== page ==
Cissy had not been the problem. All women were the problem.
It was that man thing again. He could not keep his eyes off women. How could he? Women were everywhere, beautiful women each a unique study in comeliness and temptation. It was enough to drive a husband into a state of rabid madness that no married woman could ever fathom and few would endure. Could any woman, no matter how beautiful herself, compete with all the rest? During their last torturous weeks together a yawning ogre slept nightly between Richard and his wife and quickly became The Creature That Would Not Leave. Their lovemaking became its first kill, and it gorged on a feast of the couple’s silence.
Richard moved to a small Tremont Street studio apartment off Boston’s Common while his young wife filed for divorce. The truth hit him almost immediately. He had been a putz. The legal sharks from the offices of Ginsberg and Meyers smelled blood and already were circling. In less than a week Richard decided that he did not feel like supplying them with a chum line taken from the gutted remains of his life.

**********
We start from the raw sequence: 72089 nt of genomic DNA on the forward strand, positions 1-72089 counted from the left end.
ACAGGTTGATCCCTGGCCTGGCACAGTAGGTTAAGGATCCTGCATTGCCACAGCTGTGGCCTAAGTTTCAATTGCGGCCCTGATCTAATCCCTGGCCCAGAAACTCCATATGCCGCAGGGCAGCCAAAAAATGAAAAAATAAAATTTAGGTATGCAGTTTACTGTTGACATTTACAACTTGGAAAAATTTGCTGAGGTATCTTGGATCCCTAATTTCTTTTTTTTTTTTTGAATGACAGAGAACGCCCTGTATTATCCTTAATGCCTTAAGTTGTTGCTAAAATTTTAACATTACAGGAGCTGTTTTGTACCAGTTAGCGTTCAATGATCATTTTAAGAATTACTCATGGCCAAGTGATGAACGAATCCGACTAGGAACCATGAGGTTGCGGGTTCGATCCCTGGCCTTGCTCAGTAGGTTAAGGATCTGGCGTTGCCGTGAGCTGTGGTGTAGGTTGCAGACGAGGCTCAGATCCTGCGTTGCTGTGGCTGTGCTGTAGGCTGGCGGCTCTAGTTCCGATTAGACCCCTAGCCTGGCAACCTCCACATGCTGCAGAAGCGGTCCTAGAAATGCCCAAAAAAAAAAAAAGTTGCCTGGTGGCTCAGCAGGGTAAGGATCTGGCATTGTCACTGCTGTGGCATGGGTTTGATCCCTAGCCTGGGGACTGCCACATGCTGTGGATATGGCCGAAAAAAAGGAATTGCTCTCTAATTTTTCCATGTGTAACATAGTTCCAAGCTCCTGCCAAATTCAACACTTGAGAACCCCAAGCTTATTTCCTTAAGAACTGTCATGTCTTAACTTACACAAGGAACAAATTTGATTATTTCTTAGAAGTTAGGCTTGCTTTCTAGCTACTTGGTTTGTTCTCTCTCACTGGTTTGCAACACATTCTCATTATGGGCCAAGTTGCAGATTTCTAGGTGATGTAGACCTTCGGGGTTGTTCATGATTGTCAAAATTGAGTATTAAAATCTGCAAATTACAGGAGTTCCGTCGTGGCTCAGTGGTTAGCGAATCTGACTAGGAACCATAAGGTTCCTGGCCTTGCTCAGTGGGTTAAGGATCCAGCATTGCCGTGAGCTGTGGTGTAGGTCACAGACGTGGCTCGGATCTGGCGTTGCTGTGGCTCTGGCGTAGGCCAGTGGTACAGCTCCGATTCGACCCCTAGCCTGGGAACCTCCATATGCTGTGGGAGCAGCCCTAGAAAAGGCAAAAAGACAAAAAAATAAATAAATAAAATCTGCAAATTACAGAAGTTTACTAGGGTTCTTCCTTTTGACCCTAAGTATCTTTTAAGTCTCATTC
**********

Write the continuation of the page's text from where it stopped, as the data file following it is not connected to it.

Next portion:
He had been a putz. It was as simple as that. Maybe that sexist adage applied to him after all, the old feminist cry from those bra-burning ‘70’s that stated men were pigs with brains located in their jockey briefs. He had been kicked in the gonads, all right, and maybe for the first time that kick had cleared his head. It was time to wake up and smell the settlements.
He phoned Deidra, explaining to her “We need this weekend together … alone.” He spoke in the simple terms of a man weary of confrontation in the presence of double breasted third parties seated behind long tables of polished mahogany. In Providencetown he chartered what the rental brochure had called the ‘Blue Water Passage Maker.’ He confessed to the woman who still legally remained his wife that he had no desire to set a course for the offices of Ginsberg and Meyers. But he would not beg her to join him, he insisted, completely aware that his call had amounted to begging. Still, there was something to be said for groveling. Deidra agreed to come.